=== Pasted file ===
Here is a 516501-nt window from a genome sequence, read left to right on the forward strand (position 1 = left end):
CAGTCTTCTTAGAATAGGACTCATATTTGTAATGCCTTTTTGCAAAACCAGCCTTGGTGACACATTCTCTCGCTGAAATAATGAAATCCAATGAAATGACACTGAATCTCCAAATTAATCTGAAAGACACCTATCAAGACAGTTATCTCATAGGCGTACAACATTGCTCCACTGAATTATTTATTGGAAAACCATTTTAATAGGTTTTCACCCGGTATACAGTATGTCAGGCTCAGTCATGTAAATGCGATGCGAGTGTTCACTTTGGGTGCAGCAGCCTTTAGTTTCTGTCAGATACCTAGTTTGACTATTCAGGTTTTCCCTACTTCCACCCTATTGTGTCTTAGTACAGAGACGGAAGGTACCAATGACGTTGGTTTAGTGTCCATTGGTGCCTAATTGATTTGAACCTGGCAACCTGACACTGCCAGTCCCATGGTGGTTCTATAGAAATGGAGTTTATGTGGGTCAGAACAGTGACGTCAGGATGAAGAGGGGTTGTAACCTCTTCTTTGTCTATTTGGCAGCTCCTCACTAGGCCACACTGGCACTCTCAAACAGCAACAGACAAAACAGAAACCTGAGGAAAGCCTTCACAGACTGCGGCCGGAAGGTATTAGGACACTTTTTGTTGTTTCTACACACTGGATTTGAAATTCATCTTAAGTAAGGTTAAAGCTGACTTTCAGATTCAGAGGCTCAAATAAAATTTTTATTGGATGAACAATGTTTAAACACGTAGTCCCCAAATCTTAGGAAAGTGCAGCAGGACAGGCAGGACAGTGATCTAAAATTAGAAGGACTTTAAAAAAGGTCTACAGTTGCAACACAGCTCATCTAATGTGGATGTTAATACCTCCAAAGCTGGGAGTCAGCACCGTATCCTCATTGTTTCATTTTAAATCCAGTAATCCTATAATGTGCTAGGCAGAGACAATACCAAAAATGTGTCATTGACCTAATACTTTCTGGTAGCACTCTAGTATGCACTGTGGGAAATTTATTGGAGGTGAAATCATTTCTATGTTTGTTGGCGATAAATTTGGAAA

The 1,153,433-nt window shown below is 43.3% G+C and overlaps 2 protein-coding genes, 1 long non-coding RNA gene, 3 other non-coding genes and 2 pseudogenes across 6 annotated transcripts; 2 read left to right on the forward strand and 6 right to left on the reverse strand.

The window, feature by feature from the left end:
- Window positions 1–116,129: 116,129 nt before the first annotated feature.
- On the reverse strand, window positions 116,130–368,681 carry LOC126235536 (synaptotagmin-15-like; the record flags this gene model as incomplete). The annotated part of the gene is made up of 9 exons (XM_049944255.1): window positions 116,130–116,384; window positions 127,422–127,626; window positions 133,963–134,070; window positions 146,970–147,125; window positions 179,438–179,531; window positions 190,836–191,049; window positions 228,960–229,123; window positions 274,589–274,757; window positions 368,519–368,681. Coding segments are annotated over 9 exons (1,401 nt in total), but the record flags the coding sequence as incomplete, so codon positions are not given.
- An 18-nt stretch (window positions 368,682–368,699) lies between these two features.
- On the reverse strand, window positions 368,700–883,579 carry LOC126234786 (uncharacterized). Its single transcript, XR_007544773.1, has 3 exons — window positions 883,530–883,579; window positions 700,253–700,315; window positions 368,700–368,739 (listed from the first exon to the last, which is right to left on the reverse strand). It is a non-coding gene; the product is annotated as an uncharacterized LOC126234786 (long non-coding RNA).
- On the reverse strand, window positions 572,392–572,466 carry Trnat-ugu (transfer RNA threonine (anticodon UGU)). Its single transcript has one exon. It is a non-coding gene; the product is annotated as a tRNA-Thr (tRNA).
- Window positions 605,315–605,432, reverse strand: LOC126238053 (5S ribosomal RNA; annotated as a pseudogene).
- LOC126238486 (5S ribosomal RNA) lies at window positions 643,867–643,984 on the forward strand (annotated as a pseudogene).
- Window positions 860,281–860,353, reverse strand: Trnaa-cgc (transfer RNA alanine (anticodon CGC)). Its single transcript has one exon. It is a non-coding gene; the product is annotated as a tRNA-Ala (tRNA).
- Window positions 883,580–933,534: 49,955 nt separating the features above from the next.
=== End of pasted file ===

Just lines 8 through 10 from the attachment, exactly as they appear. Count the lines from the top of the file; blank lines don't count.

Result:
- On the reverse strand, window positions 368,700–883,579 carry LOC126234786 (uncharacterized). Its single transcript, XR_007544773.1, has 3 exons — window positions 883,530–883,579; window positions 700,253–700,315; window positions 368,700–368,739 (listed from the first exon to the last, which is right to left on the reverse strand). It is a non-coding gene; the product is annotated as an uncharacterized LOC126234786 (long non-coding RNA).
- On the reverse strand, window positions 572,392–572,466 carry Trnat-ugu (transfer RNA threonine (anticodon UGU)). Its single transcript has one exon. It is a non-coding gene; the product is annotated as a tRNA-Thr (tRNA).
- Window positions 605,315–605,432, reverse strand: LOC126238053 (5S ribosomal RNA; annotated as a pseudogene).